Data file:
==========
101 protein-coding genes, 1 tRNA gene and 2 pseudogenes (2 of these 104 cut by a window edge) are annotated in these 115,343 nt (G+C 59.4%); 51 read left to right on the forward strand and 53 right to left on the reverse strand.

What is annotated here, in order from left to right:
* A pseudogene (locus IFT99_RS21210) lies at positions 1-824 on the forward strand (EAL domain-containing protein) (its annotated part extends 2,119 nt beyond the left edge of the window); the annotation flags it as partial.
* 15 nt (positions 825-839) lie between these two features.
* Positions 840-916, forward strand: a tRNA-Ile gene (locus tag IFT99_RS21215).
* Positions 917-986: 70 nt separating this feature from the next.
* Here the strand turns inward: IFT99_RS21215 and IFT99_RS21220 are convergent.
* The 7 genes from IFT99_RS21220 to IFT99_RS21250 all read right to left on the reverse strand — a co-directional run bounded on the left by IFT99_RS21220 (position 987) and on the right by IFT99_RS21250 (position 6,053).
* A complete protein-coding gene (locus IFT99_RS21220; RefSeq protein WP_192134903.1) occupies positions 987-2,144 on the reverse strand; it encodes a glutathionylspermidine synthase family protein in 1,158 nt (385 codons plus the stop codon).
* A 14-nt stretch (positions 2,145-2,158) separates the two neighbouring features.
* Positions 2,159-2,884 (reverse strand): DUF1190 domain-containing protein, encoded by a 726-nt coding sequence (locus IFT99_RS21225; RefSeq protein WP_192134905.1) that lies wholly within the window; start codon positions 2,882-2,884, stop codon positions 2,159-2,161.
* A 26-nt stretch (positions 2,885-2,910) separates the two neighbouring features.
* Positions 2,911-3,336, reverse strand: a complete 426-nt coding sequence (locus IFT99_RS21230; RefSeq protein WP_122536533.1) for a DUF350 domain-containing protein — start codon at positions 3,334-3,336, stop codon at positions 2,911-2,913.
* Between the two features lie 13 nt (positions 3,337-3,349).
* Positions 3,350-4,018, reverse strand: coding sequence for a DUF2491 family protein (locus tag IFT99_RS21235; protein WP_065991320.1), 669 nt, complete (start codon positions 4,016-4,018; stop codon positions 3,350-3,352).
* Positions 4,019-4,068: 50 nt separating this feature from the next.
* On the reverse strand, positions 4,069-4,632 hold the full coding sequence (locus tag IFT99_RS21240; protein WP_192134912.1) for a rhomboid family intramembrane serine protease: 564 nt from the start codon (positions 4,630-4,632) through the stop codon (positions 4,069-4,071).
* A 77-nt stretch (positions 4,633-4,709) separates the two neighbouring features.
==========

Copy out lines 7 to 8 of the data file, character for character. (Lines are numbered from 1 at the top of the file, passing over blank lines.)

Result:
* Here the strand turns inward: IFT99_RS21215 and IFT99_RS21220 are convergent.
* The 7 genes from IFT99_RS21220 to IFT99_RS21250 all read right to left on the reverse strand — a co-directional run bounded on the left by IFT99_RS21220 (position 987) and on the right by IFT99_RS21250 (position 6,053).